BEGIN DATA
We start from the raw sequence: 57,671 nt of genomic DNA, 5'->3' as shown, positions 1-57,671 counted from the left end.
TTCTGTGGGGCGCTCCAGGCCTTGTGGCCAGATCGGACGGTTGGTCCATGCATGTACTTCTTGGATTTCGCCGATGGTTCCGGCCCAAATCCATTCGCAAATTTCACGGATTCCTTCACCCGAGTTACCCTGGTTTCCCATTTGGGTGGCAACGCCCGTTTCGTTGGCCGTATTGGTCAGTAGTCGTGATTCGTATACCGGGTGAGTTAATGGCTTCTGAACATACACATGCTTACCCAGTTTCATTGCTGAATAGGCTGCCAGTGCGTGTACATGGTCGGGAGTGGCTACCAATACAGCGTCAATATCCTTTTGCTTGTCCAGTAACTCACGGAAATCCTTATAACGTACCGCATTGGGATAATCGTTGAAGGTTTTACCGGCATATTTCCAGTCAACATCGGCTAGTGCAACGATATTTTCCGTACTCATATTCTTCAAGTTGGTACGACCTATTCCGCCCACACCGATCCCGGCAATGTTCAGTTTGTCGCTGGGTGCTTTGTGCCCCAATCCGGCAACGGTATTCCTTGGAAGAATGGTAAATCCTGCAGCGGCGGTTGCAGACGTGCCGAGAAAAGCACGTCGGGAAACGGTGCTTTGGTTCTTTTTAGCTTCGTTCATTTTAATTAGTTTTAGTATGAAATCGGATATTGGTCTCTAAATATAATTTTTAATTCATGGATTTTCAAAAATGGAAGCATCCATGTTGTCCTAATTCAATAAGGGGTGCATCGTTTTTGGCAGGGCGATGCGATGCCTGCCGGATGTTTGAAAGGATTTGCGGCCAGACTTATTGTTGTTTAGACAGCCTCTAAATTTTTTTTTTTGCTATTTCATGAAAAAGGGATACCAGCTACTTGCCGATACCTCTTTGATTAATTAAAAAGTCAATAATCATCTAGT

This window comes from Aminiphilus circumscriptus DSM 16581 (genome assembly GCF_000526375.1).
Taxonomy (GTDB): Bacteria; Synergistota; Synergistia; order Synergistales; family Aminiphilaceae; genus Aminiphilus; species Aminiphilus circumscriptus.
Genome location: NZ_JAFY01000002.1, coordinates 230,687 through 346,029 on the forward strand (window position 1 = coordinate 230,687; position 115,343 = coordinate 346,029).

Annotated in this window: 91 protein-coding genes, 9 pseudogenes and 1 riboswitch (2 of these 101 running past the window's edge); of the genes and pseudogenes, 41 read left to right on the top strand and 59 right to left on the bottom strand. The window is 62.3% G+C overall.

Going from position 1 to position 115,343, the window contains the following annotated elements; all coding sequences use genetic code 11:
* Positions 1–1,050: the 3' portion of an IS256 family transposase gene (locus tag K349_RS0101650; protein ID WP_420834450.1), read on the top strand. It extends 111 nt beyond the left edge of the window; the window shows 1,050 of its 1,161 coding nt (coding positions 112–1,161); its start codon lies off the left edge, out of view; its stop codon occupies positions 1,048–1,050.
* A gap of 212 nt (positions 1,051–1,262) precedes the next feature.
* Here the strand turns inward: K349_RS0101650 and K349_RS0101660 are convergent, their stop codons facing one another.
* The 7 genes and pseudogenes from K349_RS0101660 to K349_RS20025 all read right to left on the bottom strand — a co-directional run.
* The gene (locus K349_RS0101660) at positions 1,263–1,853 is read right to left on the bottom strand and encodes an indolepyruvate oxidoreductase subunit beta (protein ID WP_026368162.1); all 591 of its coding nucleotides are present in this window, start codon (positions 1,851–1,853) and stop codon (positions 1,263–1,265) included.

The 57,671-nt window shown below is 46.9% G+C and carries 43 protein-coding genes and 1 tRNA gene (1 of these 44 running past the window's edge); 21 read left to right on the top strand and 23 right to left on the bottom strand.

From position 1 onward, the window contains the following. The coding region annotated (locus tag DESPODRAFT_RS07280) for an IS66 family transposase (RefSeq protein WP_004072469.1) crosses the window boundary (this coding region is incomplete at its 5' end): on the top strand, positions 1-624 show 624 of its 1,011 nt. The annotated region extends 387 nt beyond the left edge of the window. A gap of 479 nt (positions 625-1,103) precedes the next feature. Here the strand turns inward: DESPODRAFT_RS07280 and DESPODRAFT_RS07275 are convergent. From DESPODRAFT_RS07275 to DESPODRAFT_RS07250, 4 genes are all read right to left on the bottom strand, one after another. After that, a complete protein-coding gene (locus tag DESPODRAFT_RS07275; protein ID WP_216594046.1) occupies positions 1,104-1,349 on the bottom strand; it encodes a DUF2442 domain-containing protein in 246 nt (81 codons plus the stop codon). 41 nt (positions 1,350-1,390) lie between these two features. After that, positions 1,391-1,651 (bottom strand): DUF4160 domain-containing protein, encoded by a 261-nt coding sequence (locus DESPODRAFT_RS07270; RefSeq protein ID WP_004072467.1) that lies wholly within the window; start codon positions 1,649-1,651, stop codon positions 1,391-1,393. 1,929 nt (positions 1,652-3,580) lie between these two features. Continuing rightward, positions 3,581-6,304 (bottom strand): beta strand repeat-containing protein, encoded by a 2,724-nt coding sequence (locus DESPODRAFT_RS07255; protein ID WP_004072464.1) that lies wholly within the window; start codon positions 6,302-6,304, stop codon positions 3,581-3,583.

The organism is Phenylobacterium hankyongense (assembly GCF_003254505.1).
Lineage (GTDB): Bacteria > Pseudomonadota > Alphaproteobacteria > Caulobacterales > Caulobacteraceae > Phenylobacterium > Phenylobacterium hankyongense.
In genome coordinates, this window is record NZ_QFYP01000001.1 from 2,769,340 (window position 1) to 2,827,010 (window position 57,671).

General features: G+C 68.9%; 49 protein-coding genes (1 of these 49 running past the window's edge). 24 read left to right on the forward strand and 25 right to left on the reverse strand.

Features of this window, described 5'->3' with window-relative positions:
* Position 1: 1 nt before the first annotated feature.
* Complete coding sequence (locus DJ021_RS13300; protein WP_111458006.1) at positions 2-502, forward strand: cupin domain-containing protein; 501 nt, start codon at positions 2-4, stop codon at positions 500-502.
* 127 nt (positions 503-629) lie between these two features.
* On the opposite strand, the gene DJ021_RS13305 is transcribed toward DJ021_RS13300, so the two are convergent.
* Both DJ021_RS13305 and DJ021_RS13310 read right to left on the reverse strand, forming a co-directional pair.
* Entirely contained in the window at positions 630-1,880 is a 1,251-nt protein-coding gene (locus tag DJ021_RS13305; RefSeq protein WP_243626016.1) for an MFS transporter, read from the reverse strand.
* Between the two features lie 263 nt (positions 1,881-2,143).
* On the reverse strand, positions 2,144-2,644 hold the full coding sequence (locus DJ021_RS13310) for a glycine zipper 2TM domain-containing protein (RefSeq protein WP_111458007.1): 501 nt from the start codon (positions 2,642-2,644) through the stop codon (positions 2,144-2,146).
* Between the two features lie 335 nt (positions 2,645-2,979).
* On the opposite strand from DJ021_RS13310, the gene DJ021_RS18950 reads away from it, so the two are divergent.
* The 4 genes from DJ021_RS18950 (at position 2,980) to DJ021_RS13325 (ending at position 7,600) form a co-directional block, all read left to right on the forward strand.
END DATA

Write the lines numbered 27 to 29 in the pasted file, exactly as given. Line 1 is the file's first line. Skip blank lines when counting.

* On the reverse strand, positions 2,144-2,644 hold the full coding sequence (locus DJ021_RS13310) for a glycine zipper 2TM domain-containing protein (RefSeq protein WP_111458007.1): 501 nt from the start codon (positions 2,642-2,644) through the stop codon (positions 2,144-2,146).
* Between the two features lie 335 nt (positions 2,645-2,979).
* On the opposite strand from DJ021_RS13310, the gene DJ021_RS18950 reads away from it, so the two are divergent.